A Sentimental Song

Alasdair Gray (collaborated with Lord Cut Glass, aka Alun Woodward,
formerly of The Delgados and designed the cover art)

‘Musicians and writers are drawn to each other. Before the invention of the printing press, most poems were sung or chanted. Most poets would still like their words to be made popular by being widely sung, as has often happened in the past.

‘Most ambitious composers want to write oratorios or operas on great themes in literature, hence Handel’s Messiah, Beethoven’s Ninth Symphony or Schiller’s Ode to Joy. That this initial idea is amounting to a commercial record involving so many very different writers and musical groups shows an unusual degree of intelligent co-operation.’

A Calvinist Narrowly Avoids Pleasure

Bill Duncan (collaborated with James Yorkston)
‘I was fairly open-minded about the result. I’m familiar with The Fence Collective, though I don’t know James Yorkston’s work that well, but I’m really pleased with what he’s done.

‘I’m really looking forward to the inevitable cross-fertilisation the release of the album will inspire. Writing does tend to be a solitary experience and anything that gets me oot the hoose in the winter months has to be good.’

Steam Comes Off Our House

Michel Faber (collaborated with De Rosa)
‘My tastes in music tend towards the avant-garde, so I didn’t expect to like the results. I thought my lyrics would probably be performed by some sensitive singer/songwriter type wailing earnestly like a busker in an underpass. I was pleasantly surprised by how good De Rosa’s song was - a multi-layered sound, quite mysterious and atmospheric and swirly. And the words weren’t given undue prominence; they were almost swallowed up in the music. I like that.’

Jesus on the Cross

Emma Pollock (collaborated with Louise Welsh)
‘I think artists, whether it’s prose or music or whatever, have a tendency to lock themselves away, and never really share the process of writing with anyone else, because you feel like a dick doing it, to be honest.

‘I’m absolutely beside myself with excitement that Chemikal Underground are putting it out. The idea was inspired, and the willingness of everyone to make it happen is indicative of a very strong creative arts scene in Scotland.’

Louise Welsh (as above)
‘My song is a light-heartedly blasphemous ditty. I guess I was worried Emma Pollock wouldn’t get the joke, but my worries were needless. I laughed and laughed when I heard it. I certainly don’t want to be a rock star, I have a recurring nightmare where I’m helicoptered into an outdoor stadium to sing ‘Bad Moon Rising’ and I’ve forgotten the words. All the same, musicians get exposed to free drugs, groupies and wild parties - not part of your average literary festival, so perhaps writers do envy musicians a bit.’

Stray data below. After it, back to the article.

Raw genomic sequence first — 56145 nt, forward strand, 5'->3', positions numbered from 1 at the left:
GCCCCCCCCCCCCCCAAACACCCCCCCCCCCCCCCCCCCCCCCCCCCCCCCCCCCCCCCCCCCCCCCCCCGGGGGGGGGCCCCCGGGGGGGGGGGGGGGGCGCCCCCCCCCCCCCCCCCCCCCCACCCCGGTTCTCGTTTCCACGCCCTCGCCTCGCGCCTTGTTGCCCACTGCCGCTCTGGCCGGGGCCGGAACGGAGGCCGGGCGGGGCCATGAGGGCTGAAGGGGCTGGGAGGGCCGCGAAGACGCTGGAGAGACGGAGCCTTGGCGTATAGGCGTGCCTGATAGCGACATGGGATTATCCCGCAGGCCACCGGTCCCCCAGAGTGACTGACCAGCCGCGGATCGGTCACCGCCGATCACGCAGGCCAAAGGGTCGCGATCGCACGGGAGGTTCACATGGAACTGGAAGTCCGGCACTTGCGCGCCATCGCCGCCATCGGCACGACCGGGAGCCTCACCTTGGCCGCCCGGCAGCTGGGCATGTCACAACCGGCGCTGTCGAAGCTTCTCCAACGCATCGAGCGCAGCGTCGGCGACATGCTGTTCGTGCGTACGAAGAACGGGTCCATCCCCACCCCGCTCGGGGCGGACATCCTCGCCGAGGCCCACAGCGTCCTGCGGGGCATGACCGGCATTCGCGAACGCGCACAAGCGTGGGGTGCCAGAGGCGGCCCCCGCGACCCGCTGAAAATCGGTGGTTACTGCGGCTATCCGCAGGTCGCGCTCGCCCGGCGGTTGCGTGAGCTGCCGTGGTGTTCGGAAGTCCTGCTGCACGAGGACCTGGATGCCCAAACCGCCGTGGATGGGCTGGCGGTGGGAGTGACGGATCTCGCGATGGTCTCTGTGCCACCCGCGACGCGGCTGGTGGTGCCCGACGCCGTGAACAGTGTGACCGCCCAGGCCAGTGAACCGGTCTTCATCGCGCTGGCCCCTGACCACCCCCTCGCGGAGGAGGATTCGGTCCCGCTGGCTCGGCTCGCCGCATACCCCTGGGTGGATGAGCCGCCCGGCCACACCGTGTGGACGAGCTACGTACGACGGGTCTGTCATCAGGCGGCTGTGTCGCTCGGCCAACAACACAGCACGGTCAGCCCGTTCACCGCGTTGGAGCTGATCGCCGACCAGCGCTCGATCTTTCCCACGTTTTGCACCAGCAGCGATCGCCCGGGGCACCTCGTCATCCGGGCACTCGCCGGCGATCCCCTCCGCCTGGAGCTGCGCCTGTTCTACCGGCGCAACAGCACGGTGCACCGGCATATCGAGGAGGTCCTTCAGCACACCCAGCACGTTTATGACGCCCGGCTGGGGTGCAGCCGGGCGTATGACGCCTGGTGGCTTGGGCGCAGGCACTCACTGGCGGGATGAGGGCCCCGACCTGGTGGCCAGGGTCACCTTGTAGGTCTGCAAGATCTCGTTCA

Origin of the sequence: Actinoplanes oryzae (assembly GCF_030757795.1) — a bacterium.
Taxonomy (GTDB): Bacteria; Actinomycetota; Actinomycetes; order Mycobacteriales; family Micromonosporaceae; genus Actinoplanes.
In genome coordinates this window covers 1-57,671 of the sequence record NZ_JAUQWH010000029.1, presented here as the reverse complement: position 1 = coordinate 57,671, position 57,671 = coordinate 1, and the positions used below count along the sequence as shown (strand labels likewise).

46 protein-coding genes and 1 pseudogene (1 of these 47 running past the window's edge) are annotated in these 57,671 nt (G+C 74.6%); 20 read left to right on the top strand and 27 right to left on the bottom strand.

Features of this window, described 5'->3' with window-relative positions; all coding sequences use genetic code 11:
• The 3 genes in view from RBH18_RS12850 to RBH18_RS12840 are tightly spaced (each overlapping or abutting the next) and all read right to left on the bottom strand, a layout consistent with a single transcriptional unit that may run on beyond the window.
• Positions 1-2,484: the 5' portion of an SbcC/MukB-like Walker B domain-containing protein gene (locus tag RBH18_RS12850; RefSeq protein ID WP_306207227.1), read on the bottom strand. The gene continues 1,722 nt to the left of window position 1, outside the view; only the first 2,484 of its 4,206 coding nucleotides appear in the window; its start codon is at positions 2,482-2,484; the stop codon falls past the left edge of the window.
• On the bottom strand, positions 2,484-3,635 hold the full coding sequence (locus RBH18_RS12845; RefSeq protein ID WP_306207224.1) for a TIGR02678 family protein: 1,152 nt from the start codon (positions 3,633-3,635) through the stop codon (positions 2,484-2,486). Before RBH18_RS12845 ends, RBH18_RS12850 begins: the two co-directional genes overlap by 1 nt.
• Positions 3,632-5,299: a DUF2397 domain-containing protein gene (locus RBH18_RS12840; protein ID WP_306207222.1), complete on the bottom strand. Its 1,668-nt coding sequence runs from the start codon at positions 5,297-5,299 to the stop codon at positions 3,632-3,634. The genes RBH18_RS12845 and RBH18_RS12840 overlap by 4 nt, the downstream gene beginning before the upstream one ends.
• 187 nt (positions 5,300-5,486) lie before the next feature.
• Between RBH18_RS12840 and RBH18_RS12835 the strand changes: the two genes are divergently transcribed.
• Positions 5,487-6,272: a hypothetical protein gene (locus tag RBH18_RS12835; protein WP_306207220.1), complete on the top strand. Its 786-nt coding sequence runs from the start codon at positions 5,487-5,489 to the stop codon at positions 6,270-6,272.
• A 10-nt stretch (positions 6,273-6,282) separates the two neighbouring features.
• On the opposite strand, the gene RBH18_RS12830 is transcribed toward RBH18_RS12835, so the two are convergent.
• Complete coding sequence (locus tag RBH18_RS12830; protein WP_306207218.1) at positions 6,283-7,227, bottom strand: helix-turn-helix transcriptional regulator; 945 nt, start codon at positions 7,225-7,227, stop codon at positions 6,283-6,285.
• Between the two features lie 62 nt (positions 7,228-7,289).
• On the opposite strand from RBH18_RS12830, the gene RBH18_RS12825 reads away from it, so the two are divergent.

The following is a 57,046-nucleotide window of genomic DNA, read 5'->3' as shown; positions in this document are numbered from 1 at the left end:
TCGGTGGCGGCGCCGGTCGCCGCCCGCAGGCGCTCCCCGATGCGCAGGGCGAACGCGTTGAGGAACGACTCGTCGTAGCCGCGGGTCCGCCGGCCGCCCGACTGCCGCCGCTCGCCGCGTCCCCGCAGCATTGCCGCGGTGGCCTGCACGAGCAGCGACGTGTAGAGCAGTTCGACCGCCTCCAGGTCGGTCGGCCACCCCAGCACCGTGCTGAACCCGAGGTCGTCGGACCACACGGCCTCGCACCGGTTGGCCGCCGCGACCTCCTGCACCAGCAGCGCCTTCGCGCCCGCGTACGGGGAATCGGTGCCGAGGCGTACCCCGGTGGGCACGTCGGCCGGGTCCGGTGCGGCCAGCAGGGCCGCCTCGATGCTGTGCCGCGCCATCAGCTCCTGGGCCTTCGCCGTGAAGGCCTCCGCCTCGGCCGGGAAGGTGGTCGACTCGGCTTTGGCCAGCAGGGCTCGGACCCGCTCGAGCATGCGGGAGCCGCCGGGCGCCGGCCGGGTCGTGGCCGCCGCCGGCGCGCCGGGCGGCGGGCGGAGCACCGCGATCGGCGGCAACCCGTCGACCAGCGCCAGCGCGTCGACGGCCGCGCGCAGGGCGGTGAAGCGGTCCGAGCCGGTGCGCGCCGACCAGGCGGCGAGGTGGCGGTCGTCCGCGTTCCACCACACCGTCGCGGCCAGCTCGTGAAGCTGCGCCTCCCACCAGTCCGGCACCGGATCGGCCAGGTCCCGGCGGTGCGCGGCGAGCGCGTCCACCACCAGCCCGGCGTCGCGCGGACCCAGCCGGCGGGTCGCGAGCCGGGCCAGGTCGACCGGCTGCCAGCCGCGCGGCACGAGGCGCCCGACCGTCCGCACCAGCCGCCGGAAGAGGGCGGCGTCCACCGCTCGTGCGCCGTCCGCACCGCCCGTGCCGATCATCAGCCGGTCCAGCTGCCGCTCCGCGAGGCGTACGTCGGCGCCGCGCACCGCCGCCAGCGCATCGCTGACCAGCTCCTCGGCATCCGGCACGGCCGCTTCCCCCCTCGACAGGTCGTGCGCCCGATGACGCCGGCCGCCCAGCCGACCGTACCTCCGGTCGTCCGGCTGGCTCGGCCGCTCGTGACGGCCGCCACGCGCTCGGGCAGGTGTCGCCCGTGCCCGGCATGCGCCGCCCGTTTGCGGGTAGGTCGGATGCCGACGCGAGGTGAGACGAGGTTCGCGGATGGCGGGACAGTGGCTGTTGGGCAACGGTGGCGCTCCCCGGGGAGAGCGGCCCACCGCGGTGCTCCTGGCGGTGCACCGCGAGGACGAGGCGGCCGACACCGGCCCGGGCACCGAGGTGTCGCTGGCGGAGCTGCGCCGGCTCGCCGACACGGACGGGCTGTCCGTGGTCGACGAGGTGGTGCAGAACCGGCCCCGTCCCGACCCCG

The Good Years

Karine Polwart (collaborated with Edwin Morgan)
‘Roddy sent through a cracking narrative by AL Kennedy and more minimalist lyrics by Edwin Morgan. I guess I fell for the stark simplicity of Edwin’s words. I love how the song’s worked out, it’s one of the most popular songs in my live set.

‘As a songwriter I’m obsessed most of all with lyrics. I’ve always felt that my lyrical leanings eclipsed any musical ability I might have. Normally I don’t feel too confident as a musician. But working with someone else’s lyrics has made me realise that though what I do musically is really, really simple, it’s totally appropriate to the words I have, which was really reassuring.’

If You Love Me You’d Destroy Me

Hal Duncan (collaborated with Aereogramme)
‘When I found out Aereogramme had picked my words, I was stoked. They seemed more worried than me about how it would work out, but when I went into the studio to hear the song, I was blown away. This whole collaboration pisses on that high art/low art distinction you find in certain circles, where popular music is not seen as serious, or where writers are divided into literati and hacks. Truth is, if you look at indie music, everything from Belle and Sebastian to Idlewild, it’s clear this is an art form capable of just as much maturity and intelligence as any Booker-winning novelist.’

Ballads of the Book is released on Chemikal Underground, Mon 5 Mar. There is an album launch event at CCA, Glasgow, Fri 9 Mar and a Triptych show at Tramway, Glasgow, Sun 29 Apr. A documentary about the album is on STV on Thu 1 Mar, 11.30pm.